1 After this, the Lord appointed seventy-two others, and he sent them ahead of him in pairs to every town and place where he himself was about to go. 2 He told them, “The harvest is abundant, but the workers are few. Therefore, pray to the Lord of the harvest to send out workers into his harvest. 3 Now go; I’m sending you out like lambs among wolves. 4 Don’t carry a money-bag, traveling bag, or sandals; don’t greet anyone along the road. 5 Whatever house you enter, first say, ‘Peace to this household.’ 6 If a person of peace is there, your peace will rest on him; but if not, it will return to you. 7 Remain in the same house, eating and drinking what they offer, for the worker is worthy of his wages. Don’t move from house to house. 8 When you enter any town, and they welcome you, eat the things set before you. 9 Heal the sick who are there, and tell them, ‘The kingdom of God has come near you.’ 10 When you enter any town, and they don’t welcome you, go out into its streets and say, 11 ‘We are wiping off even the dust of your town that clings to our feet as a witness against you. Know this for certain: The kingdom of God has come near.’ 12 I tell you, on that day it will be more tolerable for Sodom than for that town.
No matter how well-known the quote, it is still jarring to read in Dietrich Bonhoeffer’s The Cost of Discipleship, “When Christ calls a man, he bids him come and die.” It’s certainly a stark refinement that confronts the way we Christians, in our enthusiasm and our ignorance, have twisted and cluttered the simplicity of the gospel and our mission as followers of Christ. But as pithy as it is, and I have no doubt that Bonhoeffer would agree, taken out of context, the quote only tells half the story.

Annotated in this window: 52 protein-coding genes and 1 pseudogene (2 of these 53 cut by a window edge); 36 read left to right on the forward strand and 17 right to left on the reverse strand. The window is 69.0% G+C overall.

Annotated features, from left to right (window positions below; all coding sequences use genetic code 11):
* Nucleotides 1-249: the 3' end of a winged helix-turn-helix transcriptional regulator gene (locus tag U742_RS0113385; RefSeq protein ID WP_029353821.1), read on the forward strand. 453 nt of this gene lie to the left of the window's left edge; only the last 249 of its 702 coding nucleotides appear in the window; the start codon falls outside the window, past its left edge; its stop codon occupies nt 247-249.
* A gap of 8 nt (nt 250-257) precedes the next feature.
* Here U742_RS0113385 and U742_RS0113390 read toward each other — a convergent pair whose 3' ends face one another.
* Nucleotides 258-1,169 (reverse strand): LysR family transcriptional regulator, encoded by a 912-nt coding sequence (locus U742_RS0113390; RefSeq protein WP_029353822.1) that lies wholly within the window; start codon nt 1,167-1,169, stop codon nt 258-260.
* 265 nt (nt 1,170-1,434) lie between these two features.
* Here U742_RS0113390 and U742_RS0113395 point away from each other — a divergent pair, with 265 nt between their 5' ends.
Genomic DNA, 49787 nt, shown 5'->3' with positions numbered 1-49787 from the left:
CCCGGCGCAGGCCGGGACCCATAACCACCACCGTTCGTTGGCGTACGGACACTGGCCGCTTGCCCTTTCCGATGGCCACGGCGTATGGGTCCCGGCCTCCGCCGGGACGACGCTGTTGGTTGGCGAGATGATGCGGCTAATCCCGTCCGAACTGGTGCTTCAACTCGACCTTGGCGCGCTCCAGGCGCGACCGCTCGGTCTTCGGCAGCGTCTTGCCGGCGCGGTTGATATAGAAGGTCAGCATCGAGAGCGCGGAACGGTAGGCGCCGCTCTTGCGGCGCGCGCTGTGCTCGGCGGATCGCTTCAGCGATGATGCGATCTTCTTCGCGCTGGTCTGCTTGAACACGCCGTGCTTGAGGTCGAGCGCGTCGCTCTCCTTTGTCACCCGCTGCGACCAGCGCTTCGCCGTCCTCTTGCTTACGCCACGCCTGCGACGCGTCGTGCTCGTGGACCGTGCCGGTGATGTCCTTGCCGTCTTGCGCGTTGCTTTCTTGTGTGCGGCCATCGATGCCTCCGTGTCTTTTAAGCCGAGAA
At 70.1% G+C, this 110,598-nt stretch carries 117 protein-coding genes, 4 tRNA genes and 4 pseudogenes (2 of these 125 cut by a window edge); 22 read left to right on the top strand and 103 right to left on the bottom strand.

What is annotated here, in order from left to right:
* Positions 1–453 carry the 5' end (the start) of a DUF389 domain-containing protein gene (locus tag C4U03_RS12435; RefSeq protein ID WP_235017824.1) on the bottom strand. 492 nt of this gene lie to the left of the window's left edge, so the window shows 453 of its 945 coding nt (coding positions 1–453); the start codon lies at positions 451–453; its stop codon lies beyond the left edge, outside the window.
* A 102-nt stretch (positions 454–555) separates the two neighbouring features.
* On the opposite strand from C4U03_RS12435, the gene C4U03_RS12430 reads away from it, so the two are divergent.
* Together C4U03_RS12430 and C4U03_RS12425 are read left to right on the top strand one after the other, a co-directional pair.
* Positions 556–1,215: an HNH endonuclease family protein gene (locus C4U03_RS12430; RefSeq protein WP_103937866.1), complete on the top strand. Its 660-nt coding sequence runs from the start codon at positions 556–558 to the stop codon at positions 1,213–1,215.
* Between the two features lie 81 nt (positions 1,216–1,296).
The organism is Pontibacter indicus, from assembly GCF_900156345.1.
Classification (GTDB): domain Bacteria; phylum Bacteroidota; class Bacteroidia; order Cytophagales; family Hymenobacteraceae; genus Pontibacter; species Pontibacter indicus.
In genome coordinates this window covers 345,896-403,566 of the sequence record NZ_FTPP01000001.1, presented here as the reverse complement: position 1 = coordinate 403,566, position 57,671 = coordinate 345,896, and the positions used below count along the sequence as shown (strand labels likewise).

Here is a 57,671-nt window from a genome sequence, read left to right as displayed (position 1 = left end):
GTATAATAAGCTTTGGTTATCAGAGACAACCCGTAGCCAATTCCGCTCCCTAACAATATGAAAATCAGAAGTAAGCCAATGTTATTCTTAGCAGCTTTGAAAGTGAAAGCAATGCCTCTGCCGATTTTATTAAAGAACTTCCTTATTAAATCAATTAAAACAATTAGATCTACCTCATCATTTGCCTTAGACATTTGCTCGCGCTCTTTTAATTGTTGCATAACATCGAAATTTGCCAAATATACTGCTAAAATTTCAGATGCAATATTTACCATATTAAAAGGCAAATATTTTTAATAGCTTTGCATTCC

Because God is, in plan and purpose, a sending God.
God sent Abram. God sent Moses. God sent David. God sent John the Baptist and Paul. And in each of these accounts, He sends them first into the wilderness, a place of emptiness that they might learn who God is and what God is doing. A place they would run headlong into their need and grow to trust in Him. But these narratives are all low-resolution pictures of a God who, Himself, was sent to embody and demonstrate that plan and purpose.
In Luke 10:1-12, Jesus sends 72 followers into their own wilderness of sorts—a place where wolves roam free and the odds are already overwhelmingly against them. On top of that, Jesus tells them, “Set aside all the trappings of this world, your financial security, your comfort, your wits, and whatever influence you imagine you might have. Be conspicuously invisible. Humbly invest in everyone you encounter with a wealth that is not your own. The successes will not be yours; the failure will not be yours, and the answer will be the same. The promise has been fulfilled and the kingdom is near.”
Jesus is about putting his disciples in a position of powerlessness that they might experience true power—His power. And not to be a genius of the obvious, but His plan and purpose remain the same for the 21st century Christians.
What if God desires our protection but not necessarily our safety? What if God desires our rest but not our comfort? What if God desires our humbling that we might lose our ‘religion?’ God’s not looking for exceptional people. He doesn’t need our strength, our wisdom, our good reputations, or our noble desires. Sanctification and our personal wilderness experiences are exhausting, not because of demands placed on us by God, but by the desires and ambitions God wants to free us from.
God’s design is for us to be more and more dependent on Him. He wants us to be unburdened conduits of His grace and His power—power that is essential to the sheep silencing the howl of wolves and turning a stranger into a loved one.
Questions to Ask Yourself
- What baggage might you need to put down in order to experience God’s power in your life?
- Are the odds stacked against you in such a way that you can’t imagine your way out of it or into it?
- How do you respond when your goodwill is rejected?